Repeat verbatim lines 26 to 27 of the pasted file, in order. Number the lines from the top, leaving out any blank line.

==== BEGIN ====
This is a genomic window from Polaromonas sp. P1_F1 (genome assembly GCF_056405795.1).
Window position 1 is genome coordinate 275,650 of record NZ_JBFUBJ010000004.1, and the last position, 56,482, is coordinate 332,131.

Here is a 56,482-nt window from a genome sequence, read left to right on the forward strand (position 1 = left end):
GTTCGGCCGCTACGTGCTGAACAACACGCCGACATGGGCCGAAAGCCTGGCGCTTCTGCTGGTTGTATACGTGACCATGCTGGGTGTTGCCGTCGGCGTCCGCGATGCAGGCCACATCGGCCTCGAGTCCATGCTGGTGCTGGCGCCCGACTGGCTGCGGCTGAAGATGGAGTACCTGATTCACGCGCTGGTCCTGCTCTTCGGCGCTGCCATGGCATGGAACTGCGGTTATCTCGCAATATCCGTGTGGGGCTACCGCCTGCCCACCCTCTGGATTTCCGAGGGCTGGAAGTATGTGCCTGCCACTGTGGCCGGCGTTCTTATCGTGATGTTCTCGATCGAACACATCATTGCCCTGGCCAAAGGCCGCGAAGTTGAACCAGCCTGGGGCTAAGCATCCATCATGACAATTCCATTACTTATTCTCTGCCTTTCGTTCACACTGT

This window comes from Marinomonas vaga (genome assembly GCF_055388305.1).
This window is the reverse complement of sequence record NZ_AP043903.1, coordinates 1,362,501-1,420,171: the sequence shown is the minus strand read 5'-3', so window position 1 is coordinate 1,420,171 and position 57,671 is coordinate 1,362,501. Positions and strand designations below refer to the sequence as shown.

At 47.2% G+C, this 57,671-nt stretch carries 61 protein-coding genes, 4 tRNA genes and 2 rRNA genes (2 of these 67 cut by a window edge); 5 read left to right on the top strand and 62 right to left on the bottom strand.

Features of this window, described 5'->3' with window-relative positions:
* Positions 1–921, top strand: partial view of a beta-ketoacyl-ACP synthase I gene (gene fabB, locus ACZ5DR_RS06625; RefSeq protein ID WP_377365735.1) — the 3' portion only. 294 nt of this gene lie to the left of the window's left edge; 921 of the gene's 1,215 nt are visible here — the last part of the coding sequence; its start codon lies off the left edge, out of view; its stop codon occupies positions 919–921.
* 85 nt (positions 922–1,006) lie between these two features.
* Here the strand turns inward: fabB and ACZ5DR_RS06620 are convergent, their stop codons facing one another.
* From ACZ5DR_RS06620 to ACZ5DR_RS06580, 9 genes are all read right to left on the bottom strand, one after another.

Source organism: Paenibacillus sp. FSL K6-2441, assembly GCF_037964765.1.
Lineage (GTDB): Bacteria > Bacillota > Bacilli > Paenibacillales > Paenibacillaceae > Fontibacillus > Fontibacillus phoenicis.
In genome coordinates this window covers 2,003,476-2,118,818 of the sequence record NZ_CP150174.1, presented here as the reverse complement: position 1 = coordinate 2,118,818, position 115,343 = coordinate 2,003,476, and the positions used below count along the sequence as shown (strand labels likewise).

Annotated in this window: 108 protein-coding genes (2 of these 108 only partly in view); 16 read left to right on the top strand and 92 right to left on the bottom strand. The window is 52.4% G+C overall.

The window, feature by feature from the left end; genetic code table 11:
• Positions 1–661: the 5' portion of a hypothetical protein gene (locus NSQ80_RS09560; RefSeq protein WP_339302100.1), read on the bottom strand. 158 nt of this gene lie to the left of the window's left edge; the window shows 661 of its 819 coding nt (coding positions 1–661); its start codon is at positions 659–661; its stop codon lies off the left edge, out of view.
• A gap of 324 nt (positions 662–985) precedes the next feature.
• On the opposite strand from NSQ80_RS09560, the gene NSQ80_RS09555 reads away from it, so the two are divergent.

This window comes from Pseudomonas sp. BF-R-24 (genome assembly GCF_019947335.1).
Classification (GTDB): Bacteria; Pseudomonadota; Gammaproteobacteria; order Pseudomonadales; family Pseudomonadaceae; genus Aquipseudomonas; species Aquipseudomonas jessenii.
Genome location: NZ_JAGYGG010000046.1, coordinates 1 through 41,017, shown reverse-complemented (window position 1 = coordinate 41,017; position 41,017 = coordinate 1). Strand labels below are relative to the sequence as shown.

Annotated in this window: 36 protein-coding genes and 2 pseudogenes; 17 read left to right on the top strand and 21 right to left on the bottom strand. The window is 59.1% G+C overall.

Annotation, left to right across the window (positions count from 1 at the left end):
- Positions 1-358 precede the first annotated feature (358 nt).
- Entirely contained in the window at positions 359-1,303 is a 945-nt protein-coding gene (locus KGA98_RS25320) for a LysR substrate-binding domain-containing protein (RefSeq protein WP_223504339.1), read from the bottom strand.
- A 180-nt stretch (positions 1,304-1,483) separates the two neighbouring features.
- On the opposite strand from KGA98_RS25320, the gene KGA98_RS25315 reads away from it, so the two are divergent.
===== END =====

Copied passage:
- Positions 1-358 precede the first annotated feature (358 nt).
- Entirely contained in the window at positions 359-1,303 is a 945-nt protein-coding gene (locus KGA98_RS25320) for a LysR substrate-binding domain-containing protein (RefSeq protein WP_223504339.1), read from the bottom strand.